Four Philadelphia men were arrested following a Morgantown gun show investigation that uncovered a ghost gun trafficking operation, authorities announced.
Authorities seized five fully assembled ghost guns, four 80% receiver kits, one 80% receiver, one Smith and Wesson revolver, extended magazines, and more than 1,000 rounds of ammunition, according to Attorney General Josh Shapiro.
Ghost guns typically start as “80% receivers” that are often sold in kits without background checks. They can be easily and quickly put together, lack serial numbers so they cannot be traced, and, once fully assembled, can operate as fully functioning firearms, Shapiro said.
Najaye Davis, 19, allegedly purchased multiple 80% receiver ready-made gun kits with large amounts of cash at the Morgantown Gun Show on Feb. 27, Shapiro said.
He and a co-conspirator were reportedly then seen leaving the venue driving eastbound towards Philadelphia, Shapiro said.
Based on an investigation, Office of Attorney General (OAG) agents believed Davis was illegally making and selling ghost guns in Philadelphia, Shapiro said.
Davis is prohibited from purchasing or possessing a handgun in Philadelphia, Shapiro said.
Agents then executed a search warrant for Davis’ residence in Philadelphia, on March 5, Shapiro said.
During the search, agents seized three fully functioning unserialized ghost guns, one 80% receiver, $8,600 in cash, additional firearm parts including trigger assemblies, more than 1,000 rounds of ammunition, and multiple extended magazines both loaded and unloaded, Shapiro said.
The investigation also revealed that Davis was in a criminal enterprise that made and sold unserialized ghost guns in Philadelphia, making $500 on each sale, Shapiro said.
Malachi Matthews and Kenneth Manni allegedly purchased four 80% receiver kits at the same gun show on Feb. 28 and left, Shapiro said.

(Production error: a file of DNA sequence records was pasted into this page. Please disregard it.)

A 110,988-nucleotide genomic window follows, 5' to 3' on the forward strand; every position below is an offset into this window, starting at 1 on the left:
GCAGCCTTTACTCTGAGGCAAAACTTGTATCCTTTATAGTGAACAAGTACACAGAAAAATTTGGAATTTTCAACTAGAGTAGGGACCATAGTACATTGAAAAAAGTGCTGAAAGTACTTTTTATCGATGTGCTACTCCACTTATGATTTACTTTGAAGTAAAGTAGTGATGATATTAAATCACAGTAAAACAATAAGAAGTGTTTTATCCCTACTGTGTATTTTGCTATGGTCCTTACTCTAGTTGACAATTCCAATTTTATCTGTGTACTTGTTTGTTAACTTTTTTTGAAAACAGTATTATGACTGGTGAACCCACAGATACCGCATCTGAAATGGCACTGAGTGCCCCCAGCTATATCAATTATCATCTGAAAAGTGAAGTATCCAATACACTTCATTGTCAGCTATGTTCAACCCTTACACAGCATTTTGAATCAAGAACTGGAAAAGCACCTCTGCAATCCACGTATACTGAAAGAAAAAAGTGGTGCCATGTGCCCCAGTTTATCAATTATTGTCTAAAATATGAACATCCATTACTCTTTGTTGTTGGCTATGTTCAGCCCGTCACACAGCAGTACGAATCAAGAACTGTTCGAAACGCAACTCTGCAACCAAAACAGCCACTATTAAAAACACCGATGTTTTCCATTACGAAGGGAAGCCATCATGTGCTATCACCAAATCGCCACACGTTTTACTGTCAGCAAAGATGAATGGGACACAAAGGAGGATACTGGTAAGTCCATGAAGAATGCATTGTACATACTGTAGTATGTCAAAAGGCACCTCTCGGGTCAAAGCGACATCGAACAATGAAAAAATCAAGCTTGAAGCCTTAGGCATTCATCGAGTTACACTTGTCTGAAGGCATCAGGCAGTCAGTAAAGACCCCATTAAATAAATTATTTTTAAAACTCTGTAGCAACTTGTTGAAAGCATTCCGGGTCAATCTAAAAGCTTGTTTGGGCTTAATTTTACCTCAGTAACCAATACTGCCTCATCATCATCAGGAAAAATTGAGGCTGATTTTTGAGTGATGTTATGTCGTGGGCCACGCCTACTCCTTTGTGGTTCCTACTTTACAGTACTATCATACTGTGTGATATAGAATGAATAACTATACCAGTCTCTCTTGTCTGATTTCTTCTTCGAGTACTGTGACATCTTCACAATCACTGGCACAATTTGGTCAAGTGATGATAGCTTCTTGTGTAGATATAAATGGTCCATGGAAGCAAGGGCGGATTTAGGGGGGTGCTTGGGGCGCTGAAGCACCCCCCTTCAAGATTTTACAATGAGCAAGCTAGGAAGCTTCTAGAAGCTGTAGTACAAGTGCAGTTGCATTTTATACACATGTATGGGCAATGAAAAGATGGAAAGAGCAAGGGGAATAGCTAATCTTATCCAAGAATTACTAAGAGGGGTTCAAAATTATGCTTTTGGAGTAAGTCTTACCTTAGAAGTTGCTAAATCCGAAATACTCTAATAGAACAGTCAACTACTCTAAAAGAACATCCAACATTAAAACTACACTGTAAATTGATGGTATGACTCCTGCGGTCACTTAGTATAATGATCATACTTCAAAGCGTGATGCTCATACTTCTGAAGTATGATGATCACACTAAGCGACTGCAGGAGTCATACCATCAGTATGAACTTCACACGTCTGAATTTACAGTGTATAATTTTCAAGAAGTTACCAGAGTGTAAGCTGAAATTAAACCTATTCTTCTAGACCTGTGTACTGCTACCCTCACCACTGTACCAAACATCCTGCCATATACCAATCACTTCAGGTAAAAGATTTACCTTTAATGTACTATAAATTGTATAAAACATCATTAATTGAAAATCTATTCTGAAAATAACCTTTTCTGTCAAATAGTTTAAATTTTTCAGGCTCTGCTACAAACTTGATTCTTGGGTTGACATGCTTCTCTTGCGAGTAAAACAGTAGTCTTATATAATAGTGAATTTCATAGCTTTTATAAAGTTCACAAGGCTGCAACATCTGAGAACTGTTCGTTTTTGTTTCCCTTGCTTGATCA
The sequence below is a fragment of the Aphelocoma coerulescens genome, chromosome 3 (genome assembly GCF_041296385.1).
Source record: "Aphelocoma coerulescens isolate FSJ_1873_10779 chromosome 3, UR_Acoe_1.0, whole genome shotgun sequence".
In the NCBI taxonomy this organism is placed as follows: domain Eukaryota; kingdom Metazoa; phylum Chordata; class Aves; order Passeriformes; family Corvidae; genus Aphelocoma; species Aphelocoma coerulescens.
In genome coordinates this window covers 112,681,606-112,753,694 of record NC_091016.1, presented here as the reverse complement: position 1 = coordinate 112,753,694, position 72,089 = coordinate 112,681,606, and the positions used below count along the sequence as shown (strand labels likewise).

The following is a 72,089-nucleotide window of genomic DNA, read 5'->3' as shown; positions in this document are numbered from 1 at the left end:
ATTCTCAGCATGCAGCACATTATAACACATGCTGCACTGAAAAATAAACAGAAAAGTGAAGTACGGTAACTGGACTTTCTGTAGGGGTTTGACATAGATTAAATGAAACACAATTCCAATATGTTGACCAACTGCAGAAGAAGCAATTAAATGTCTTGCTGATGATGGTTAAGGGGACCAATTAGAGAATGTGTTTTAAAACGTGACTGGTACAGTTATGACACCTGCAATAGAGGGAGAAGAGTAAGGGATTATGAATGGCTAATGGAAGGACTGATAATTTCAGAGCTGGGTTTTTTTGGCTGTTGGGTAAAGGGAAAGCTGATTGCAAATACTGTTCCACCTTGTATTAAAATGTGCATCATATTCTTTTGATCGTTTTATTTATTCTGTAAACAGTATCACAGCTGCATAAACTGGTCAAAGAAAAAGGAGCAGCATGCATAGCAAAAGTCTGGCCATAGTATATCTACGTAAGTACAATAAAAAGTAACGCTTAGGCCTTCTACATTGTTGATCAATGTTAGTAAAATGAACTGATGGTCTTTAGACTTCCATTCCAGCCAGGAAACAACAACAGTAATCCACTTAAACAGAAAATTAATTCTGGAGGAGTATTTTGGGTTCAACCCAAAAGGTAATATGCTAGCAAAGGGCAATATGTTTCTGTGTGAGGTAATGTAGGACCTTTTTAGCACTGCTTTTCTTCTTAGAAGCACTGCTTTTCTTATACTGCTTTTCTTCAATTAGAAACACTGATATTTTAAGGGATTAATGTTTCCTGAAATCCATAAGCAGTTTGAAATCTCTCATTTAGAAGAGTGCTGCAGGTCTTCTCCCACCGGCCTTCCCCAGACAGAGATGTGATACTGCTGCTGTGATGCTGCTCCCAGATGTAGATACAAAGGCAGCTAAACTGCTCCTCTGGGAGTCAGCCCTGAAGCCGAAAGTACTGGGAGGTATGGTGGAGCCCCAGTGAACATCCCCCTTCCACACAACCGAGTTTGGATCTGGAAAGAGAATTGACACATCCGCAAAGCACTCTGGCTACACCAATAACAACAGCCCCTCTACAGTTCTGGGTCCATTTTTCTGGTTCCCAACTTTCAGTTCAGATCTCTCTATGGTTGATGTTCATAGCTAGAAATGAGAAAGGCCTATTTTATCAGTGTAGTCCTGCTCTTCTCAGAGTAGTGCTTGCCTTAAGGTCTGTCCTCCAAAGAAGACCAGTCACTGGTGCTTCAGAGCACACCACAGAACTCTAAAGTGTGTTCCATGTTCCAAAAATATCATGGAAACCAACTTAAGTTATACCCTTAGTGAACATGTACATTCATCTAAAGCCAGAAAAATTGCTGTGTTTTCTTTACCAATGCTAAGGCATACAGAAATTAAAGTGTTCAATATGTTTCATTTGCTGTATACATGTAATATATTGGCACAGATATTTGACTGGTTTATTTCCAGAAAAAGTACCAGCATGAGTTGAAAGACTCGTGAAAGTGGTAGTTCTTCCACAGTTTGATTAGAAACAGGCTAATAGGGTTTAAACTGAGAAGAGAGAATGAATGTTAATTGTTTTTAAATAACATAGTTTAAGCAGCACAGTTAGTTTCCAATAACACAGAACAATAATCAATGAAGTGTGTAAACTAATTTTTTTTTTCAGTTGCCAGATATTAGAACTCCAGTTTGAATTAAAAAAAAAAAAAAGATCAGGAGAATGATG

The car was reportedly surveilled until the men arrived at a residence on 21st Street in Philadelphia, where agents suspected an illegal gun manufacturing and trafficking operation was taking place, Shapiro said.
OAG Gun Violence Task Force and Organized Crime agents executed a search warrant on March 2 and recovered four 80% receiver ready-made gun kits, two fully assembled unserialized ghost guns, one Smith and Wesson revolver, two boxes of ammunition, multiple magazines, approximately thirteen packets of suspected fentanyl, two digital scales, and a drill suspected to be used in the making and assembly of fully functioning ghost guns, Shapiro said.
Matthews, Manni, and Montague Coker were on site at the “build house” while agents were conducting the search, Shapiro said.
Coker and Matthews reportedly attempted to flee through the roof of the home, Shapiro said.
Both Coker and Matthews are previously convicted felons and considered Persons Not To Possess a Firearm, Shapiro said.
“Ghost guns are fueling the gun violence epidemic that takes the lives of Pennsylvanians every single day. Once these DIY homemade gun kits are in the wrong hands, in mere hours they become untraceable, fully operational firearms causing so much senseless violence,” said Shapiro.
“The Office of Attorney General’s Gun Violence Task Force and Organized Crime Section, along with our federal and local law enforcement partners, are working overtime to target these gun traffickers and get illegal guns off our streets.”
Matthews, Manni, and Coker were arrested on March 2. Matthews and Coker are both being charged with three counts each of violation of the Uniform Firearms Act, and Manni is being charged with possession of a controlled substance, suspected to be fentanyl and other violations of the Uniform Firearms Act.
These cases are being prosecuted by the Philadelphia District Attorney’s Office Gun Violence Task Force.
Davis was arrested on March 5 and is being charged with six counts of illegal transfer of a firearm, one count of dealing in unlawful proceeds, one count of corrupt organizations, and one count of conspiracy.
This case is being prosecuted by the Office of Attorney General’s Gun Violence Task Force.
These investigations were conducted in partnership with the Office of Attorney General’s Gun Violence Task Force and Organized Crime Section, Philadelphia Police Department, Berks County Detectives, and the Bureau of Alcohol, Tobacco, and Firearms.
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